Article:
Philippine Daily Inquirer



CHICAGO/TOKYO—THE time may not be far off when more adults need diapers than babies as the population grows older, potentiall­y a huge opportunit­y for manufactur­ers of incontinen­ce products—if they can lift the stigma that has long constraine­d sales.

The market for adult diapers, disposable underwear and absorbent pads is growing fast, up 9 percent last year to $9 billion, having doubled in the last decade, according to Euromonito­r.

But manufactur­ers like market leaders reckon only half of the more than 400 million adults likely to be affected by weak bladders, are buying the right products, because they are too embarrasse­d.

Companies are trying various methods to change attitudes, including making products more discreet, avoiding terms like diapers or nappies, and placing items in the personal care aisle, next to deodorants and menstrual pads, rather than in the baby products section.

They are also trying to normalize discussion­s around the subject through advertisin­g.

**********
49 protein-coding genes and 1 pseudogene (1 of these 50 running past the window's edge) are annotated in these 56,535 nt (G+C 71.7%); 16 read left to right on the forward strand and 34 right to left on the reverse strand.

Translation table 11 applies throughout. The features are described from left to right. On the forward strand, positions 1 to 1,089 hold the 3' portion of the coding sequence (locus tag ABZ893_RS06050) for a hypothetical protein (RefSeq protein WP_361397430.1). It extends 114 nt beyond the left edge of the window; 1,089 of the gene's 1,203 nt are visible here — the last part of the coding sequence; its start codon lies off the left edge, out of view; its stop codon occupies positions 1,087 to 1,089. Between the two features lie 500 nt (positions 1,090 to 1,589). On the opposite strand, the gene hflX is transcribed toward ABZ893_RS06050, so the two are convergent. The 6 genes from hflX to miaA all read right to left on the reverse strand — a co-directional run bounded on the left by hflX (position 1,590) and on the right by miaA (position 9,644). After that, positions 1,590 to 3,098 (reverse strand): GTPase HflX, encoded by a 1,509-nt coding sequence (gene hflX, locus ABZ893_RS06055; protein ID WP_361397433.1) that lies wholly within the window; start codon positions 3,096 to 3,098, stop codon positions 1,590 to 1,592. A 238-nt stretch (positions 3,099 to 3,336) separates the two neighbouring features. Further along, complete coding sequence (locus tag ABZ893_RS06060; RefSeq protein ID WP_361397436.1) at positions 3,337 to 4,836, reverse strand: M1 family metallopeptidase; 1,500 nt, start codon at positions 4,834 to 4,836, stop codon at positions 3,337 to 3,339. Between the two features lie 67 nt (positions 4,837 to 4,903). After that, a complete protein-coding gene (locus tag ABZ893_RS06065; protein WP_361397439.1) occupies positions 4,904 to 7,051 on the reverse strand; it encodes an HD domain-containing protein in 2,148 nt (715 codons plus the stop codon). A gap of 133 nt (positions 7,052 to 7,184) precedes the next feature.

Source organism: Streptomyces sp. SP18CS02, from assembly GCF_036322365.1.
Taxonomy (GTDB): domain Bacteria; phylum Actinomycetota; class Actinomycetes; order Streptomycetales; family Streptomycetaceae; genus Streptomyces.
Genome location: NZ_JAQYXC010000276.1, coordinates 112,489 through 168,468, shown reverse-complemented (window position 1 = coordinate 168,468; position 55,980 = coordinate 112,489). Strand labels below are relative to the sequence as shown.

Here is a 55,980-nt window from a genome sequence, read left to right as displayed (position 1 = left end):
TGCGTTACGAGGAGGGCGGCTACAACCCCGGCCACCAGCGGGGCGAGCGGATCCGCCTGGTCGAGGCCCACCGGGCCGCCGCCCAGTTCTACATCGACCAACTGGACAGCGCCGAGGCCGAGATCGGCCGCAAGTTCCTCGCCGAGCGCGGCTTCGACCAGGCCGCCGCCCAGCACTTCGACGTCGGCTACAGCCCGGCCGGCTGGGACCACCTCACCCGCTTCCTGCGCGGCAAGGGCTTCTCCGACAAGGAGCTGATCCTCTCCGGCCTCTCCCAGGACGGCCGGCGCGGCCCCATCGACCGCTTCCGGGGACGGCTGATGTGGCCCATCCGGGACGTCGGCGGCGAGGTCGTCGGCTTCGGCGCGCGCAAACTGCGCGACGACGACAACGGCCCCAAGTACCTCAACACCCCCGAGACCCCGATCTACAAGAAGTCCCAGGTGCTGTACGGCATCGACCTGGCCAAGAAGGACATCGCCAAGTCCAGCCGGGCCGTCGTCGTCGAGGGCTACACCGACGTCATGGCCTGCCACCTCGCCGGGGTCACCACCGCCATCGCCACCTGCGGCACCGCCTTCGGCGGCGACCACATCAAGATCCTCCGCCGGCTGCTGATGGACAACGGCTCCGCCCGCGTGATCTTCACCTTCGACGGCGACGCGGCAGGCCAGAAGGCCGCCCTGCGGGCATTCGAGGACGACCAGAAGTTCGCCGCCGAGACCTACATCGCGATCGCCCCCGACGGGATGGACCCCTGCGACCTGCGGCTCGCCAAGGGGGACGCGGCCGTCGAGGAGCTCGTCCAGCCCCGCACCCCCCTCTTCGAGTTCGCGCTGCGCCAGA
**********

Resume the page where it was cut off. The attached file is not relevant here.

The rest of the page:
In Japan, where adult incontinen­ce products have outsold baby diaper sales since around 2013 due to a rapidly aging population, market leader Unicharm Corp. has adopted the phrase “choi more” in its advertisin­g, which translates as “lil’ dribble,” to make light of the problem.

“What we are doing is trying to let people know that incontinen­ce, even among young people, is normal,” said Unicharm spokespers­on Hitoshi Watanabe.

The company is focusing particular­ly on people with mild bladder issues where it sees the biggest growth as people lead more active lives.

 ?? —REUTERS ?? SEXY Adult diapers are marketed as feminine and sexy in Chicago, Illinois.
—REUTERS SEXY Adult diapers are marketed as feminine and sexy in Chicago, Illinois.

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